Design thinking is a universal problem-solving methodology that is not exclusive to designers. It can be applied by individuals from various backgrounds and professions to address a wide range of challenges. Today I wanted to simply explain to you what design thinking really is and how you can use it to solve your daily problems at work or even at home.

Design thinking itself focuses on understanding the needs of the end-users, challenging assumptions, and iterating on ideas to create innovative solutions. It typically involves the following key stages: emphasize, define, ideate, prototype, test and iterate. 


In the empathy stage, the goal is to understand the needs and experiences of the end-users deeply. This often involves engaging with users through interviews, observations, and other methods to gain insights into their perspectives and challenges.


In the define stage, the information gathered during the empathy stage is analyzed and synthesized to define the core problem or challenge. It should be specific, actionable, and focused on the needs of the users.


Ideation is a creative process where diverse ideas are generated to solve the defined problem. Brainstorming sessions, mind maps, and other ideation techniques are used to encourage a wide range of potential solutions without immediate evaluation or judgment.


Prototyping involves creating low-fidelity representations of the ideas generated during the ideation phase. Prototypes can take various forms, such as sketches, wireframes, or even physical models.


In the testing phase, prototypes are presented to the end-users for feedback. This feedback is crucial for understanding how well the proposed solutions meet the users’ needs and for identifying areas that require improvement. Testing allows for the validation or the refinement of ideas.


The design thinking process is iterative, meaning that it often involves cycling back through the stages based on the feedback received. Iteration allows for continuous improvement and refinement of ideas, leading to a more effective and user-centered solutions.

Now let’s solve your work problem – you are a business owner looking to validate and improve processes within their company. Emphasize. Begin by understanding the experiences of the employees involved in the processes. Talk with them to gather insights from their perspective, and collect suggestions for improvement. Define. Identify the specific goals and imagine how success looks like. Ideate. Facilitate brainstorming sessions with relevant stakeholders to generate a variety of ideas for improving the processes. Encourage creativity and explore both incremental and radical changes. Consider the input of employees who are directly involved in the processes, as they often have valuable insights. Prototype proposed process changes. These could be even in the form of process maps of new procedures. Prototyping allows for a tangible representation of the proposed changes, making it easier to communicate. Test by implementing the prototype in a controlled environment or as a pilot project. Monitor the results and gather feedback from employees involved in the process. Assess whether the changes have positively impacted efficiency, communication, or any other relevant metrics. Testing allows for a realistic evaluation of the proposed improvements.  Based on the feedback and results, iterate on the processes. If certain aspects of the prototype were successful, consider scaling them up. If improvements are needed, make adjustments and go through another iteration. The iterative nature of design thinking ensures that changes are continuously refined based on real-world feedback. Measure their impact by establishing key performance indicators (KPIs). Having measurable metrics helps in objectively evaluating the success of the changes. Throughout the design thinking process, document the gained insights. This documentation is valuable for future reference, and it helps in creating a culture of continuous improvement within the organization.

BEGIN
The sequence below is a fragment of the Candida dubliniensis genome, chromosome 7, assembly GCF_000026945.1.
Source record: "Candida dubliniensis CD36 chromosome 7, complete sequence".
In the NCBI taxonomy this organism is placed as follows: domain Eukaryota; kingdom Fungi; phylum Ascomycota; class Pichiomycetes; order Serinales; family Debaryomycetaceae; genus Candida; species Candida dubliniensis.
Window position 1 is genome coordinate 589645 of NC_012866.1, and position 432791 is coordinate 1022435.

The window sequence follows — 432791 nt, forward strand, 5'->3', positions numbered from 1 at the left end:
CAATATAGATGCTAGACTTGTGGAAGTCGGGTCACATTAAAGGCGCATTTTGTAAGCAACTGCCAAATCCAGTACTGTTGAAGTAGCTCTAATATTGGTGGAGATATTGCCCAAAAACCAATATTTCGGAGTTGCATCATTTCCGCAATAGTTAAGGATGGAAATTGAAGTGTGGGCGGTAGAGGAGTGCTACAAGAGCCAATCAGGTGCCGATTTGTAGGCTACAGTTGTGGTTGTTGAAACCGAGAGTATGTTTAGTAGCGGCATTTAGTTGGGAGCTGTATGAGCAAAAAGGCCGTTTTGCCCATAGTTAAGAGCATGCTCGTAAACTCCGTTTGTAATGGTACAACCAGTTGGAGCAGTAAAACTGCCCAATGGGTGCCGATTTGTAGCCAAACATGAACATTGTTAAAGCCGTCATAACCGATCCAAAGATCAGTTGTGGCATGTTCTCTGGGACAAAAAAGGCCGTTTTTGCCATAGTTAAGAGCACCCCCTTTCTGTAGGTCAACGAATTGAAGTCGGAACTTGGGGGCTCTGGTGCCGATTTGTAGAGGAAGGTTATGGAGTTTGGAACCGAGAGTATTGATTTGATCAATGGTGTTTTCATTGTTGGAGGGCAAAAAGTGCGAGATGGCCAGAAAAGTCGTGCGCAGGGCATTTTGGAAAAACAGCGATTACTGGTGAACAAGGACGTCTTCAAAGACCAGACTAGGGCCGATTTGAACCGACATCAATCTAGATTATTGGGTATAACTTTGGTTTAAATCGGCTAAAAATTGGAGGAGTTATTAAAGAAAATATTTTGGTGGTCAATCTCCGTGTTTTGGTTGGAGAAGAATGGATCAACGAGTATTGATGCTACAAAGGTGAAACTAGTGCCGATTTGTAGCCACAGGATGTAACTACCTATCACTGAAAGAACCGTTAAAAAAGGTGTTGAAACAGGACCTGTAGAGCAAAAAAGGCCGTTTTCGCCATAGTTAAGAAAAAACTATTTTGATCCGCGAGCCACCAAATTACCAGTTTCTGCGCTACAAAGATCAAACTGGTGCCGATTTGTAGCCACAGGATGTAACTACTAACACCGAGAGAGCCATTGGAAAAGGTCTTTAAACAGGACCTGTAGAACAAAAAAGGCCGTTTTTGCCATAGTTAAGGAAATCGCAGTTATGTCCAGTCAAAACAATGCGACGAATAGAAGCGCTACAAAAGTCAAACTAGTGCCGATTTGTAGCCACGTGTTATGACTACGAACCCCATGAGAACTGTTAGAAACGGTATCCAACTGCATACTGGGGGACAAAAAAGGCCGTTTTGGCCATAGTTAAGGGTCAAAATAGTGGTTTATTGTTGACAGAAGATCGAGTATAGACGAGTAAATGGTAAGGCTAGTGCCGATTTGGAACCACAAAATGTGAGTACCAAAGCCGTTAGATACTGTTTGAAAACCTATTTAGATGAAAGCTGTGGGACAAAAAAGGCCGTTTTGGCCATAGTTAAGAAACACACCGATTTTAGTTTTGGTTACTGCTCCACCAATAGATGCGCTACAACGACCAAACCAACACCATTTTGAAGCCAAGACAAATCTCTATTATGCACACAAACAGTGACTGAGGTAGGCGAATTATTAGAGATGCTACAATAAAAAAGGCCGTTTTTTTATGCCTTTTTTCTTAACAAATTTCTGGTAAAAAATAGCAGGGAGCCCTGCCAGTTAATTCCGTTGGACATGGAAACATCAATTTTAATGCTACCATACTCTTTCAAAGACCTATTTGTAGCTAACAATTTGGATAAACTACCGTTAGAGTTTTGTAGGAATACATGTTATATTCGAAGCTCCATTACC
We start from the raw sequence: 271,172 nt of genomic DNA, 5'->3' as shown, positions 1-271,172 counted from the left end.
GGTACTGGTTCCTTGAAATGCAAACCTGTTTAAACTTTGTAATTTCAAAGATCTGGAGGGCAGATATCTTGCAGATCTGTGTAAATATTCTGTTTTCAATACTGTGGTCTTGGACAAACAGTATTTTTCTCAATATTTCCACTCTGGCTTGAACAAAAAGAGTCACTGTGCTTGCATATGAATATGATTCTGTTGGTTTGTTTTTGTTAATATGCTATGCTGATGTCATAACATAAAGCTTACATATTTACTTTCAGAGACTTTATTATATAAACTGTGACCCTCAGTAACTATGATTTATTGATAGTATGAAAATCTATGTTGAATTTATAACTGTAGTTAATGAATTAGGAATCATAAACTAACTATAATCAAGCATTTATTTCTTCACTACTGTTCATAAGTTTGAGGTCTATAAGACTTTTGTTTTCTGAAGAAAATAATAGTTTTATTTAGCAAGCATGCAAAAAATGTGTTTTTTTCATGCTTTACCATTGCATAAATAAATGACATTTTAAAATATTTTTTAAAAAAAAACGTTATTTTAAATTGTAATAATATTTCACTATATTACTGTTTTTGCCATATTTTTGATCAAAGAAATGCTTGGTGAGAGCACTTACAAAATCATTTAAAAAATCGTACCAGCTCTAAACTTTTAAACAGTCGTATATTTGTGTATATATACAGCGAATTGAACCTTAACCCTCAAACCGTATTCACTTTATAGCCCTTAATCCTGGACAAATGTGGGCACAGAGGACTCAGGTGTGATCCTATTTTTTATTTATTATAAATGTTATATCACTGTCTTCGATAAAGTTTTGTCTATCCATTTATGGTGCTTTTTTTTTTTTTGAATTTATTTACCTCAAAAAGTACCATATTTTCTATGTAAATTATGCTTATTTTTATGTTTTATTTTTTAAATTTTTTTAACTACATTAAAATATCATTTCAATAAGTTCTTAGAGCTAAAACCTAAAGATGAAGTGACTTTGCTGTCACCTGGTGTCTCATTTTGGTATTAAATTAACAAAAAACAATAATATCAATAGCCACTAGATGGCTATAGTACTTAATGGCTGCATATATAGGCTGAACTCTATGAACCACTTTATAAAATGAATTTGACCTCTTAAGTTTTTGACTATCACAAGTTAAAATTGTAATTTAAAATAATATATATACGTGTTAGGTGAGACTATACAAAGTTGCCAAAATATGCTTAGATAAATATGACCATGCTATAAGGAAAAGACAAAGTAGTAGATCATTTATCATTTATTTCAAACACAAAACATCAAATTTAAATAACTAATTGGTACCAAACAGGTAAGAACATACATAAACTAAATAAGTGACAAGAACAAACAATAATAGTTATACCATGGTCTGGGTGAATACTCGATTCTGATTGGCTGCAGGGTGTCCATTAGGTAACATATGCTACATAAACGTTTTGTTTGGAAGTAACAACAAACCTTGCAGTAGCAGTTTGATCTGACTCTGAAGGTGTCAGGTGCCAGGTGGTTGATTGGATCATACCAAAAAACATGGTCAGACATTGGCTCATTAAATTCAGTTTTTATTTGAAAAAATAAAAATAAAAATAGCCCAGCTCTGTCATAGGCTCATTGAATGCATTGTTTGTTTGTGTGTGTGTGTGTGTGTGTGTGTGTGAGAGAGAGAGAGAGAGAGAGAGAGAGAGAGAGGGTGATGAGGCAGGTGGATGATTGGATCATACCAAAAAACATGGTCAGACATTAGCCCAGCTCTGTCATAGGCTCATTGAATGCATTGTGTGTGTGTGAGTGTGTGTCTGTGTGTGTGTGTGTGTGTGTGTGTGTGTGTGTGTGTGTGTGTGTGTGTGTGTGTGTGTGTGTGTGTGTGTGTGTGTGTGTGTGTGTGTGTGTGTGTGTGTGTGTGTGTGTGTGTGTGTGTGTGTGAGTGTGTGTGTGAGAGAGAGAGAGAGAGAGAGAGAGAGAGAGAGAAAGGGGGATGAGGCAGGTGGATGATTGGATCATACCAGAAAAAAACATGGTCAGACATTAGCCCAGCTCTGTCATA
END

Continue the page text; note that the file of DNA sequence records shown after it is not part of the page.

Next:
You are also a house owner, where in the kitchen the tap is leaking. You are the user – the resident experiencing the leak. Probably you don’t need to consider how much it affects your daily life and  what inconveniences it causes. Additionally, think about the potential impact on others in your household. You are convinced that the problem with your tap needs to be fixed. Can you evaluate if the issue is related to a worn-out washer, a loose connection, or another factor? Brainstorm possible solutions. Are you able to fix this tap yourself? Consider also short-term fixes and long-term improvements. If you decide to fix it by yourself, create simple prototypes of your ideas. For example, if you suspect a worn-out washer, try replacing it. If you believe there’s a loose connection, experiment with tightening it. Does the leaking stop or reduce? What worked well, and what needs improvement? Test different solutions to identify the most effective one. Based on your testing and observations, iterate on your solution. If the leak persists, consider alternative approaches. The iterative process allows you to refine your solution until the problem is fully addressed.

Remember, design thinking isn’t limited to large-scale projects or professional designers. It’s a mindset and a problem-solving approach that can be applied to everyday challenges, like fixing a leaking tap, to come up with effective and user-friendly solutions.

Probably the example with the tap in the kitchen is not the brightest. Nowadays most people will call a plumber. But I hope that you will remember it 🙂

I also invite you to read my article: “What is worth more – usability or design?”.